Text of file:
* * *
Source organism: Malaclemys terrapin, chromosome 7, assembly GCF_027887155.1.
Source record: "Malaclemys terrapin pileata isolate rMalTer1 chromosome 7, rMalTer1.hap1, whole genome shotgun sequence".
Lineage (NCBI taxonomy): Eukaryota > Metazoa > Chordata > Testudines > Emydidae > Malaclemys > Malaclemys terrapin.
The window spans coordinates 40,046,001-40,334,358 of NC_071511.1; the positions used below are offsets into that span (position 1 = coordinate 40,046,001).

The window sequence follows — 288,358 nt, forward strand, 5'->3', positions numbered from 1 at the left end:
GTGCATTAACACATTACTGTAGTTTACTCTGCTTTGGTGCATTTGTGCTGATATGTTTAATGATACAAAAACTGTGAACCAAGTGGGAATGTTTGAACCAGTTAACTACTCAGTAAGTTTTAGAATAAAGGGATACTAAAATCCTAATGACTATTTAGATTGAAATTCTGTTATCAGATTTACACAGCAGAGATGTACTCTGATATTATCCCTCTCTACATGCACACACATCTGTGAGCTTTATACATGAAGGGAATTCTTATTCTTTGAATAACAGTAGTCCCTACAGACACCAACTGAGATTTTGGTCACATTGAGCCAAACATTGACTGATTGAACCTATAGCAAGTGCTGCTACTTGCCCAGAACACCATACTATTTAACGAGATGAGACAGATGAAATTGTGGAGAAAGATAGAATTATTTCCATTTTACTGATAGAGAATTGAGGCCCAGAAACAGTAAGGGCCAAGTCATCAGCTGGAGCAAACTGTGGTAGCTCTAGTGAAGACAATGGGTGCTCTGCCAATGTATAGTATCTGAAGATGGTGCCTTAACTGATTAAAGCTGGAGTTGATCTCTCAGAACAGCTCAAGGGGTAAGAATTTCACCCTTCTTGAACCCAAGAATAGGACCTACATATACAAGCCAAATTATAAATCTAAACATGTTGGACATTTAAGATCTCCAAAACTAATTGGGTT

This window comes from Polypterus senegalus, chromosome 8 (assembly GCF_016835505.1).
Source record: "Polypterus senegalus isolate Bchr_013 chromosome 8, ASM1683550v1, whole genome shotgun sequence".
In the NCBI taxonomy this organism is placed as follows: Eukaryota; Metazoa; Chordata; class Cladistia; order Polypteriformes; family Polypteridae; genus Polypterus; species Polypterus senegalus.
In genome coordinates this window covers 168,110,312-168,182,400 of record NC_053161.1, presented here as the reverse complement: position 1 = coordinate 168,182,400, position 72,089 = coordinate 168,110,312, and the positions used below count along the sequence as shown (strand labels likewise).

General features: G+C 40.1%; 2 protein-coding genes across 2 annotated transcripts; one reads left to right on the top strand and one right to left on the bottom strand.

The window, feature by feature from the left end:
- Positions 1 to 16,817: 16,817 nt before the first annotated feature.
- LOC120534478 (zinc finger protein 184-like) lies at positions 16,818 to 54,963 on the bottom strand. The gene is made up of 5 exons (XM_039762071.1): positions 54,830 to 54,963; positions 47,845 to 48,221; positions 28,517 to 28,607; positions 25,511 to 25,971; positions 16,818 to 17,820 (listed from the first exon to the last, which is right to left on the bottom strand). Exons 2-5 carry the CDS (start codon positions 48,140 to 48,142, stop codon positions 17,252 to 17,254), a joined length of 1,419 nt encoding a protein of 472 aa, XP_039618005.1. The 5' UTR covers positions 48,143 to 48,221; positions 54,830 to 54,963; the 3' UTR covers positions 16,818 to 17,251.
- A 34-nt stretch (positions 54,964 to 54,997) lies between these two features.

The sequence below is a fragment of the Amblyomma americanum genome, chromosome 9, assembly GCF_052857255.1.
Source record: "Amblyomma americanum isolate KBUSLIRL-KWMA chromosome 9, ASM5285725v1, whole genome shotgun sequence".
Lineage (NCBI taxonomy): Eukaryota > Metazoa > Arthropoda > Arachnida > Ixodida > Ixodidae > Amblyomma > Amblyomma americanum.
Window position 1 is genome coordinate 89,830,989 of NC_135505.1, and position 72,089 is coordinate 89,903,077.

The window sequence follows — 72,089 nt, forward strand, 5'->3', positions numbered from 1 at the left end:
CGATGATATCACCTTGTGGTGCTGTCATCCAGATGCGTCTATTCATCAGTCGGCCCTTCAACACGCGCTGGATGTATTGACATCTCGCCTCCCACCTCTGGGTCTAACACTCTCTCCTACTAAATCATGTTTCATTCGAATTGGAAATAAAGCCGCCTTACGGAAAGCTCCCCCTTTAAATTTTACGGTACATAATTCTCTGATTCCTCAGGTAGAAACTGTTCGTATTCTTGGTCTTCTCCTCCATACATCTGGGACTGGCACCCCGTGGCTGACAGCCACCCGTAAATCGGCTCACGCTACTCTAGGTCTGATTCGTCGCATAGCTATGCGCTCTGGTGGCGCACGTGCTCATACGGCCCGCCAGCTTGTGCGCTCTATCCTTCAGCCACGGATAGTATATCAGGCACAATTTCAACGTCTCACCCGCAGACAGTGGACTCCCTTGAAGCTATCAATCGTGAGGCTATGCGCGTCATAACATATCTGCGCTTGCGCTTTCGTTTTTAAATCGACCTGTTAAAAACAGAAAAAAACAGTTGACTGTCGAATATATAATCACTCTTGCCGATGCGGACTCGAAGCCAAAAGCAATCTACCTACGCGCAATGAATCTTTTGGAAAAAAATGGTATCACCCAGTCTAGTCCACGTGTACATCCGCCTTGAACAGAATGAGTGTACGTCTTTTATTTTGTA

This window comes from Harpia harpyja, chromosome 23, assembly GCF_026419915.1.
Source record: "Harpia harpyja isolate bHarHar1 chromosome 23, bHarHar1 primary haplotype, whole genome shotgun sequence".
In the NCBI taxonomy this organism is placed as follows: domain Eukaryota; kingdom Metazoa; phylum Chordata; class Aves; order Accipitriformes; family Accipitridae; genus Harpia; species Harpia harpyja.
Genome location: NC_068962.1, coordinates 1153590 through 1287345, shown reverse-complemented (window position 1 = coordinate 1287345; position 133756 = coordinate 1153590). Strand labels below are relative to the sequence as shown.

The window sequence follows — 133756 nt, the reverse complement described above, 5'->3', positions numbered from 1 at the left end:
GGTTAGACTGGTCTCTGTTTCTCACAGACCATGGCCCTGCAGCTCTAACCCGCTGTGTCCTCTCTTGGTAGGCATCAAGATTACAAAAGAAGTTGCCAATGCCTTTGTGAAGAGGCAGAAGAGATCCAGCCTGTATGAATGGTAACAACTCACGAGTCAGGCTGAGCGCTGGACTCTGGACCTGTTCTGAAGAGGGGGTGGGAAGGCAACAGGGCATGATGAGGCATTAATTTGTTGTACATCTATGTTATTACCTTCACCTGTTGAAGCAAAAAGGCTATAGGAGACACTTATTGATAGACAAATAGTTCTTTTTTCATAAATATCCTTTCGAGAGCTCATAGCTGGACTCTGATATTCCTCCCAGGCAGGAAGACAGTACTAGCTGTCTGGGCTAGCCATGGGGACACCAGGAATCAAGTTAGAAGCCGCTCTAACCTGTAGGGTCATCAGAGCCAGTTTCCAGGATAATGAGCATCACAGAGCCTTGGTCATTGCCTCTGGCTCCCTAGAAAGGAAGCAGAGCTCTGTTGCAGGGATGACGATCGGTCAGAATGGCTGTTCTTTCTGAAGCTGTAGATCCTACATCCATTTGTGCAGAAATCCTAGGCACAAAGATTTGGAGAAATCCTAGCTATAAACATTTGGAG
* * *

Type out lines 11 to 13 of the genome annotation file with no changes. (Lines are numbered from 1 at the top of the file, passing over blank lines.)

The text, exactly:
General features: G+C 40.1%; 2 protein-coding genes across 2 annotated transcripts; one reads left to right on the top strand and one right to left on the bottom strand.

The window, feature by feature from the left end:
- Positions 1 to 16,817: 16,817 nt before the first annotated feature.